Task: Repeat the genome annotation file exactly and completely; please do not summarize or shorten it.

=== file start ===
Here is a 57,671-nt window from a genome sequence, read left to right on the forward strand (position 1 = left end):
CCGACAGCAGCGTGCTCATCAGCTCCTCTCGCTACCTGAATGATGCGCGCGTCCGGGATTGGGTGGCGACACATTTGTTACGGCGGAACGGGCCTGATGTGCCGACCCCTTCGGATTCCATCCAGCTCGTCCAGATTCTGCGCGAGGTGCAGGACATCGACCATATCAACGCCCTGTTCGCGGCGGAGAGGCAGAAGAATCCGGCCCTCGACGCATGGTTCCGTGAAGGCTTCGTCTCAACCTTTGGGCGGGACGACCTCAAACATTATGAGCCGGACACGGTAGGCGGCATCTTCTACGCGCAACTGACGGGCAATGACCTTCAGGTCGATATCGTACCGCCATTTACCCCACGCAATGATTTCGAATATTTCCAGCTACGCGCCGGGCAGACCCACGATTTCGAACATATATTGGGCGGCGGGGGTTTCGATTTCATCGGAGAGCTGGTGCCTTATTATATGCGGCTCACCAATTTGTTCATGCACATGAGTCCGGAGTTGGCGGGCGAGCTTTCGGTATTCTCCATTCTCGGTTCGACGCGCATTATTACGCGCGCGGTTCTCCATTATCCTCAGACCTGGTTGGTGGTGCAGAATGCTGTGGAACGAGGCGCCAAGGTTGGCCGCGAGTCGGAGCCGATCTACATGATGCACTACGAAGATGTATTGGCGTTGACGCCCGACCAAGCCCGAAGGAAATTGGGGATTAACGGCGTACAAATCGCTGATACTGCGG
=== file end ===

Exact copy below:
Here is a 57,671-nt window from a genome sequence, read left to right on the forward strand (position 1 = left end):
CCGACAGCAGCGTGCTCATCAGCTCCTCTCGCTACCTGAATGATGCGCGCGTCCGGGATTGGGTGGCGACACATTTGTTACGGCGGAACGGGCCTGATGTGCCGACCCCTTCGGATTCCATCCAGCTCGTCCAGATTCTGCGCGAGGTGCAGGACATCGACCATATCAACGCCCTGTTCGCGGCGGAGAGGCAGAAGAATCCGGCCCTCGACGCATGGTTCCGTGAAGGCTTCGTCTCAACCTTTGGGCGGGACGACCTCAAACATTATGAGCCGGACACGGTAGGCGGCATCTTCTACGCGCAACTGACGGGCAATGACCTTCAGGTCGATATCGTACCGCCATTTACCCCACGCAATGATTTCGAATATTTCCAGCTACGCGCCGGGCAGACCCACGATTTCGAACATATATTGGGCGGCGGGGGTTTCGATTTCATCGGAGAGCTGGTGCCTTATTATATGCGGCTCACCAATTTGTTCATGCACATGAGTCCGGAGTTGGCGGGCGAGCTTTCGGTATTCTCCATTCTCGGTTCGACGCGCATTATTACGCGCGCGGTTCTCCATTATCCTCAGACCTGGTTGGTGGTGCAGAATGCTGTGGAACGAGGCGCCAAGGTTGGCCGCGAGTCGGAGCCGATCTACATGATGCACTACGAAGATGTATTGGCGTTGACGCCCGACCAAGCCCGAAGGAAATTGGGGATTAACGGCGTACAAATCGCTGATACTGCGG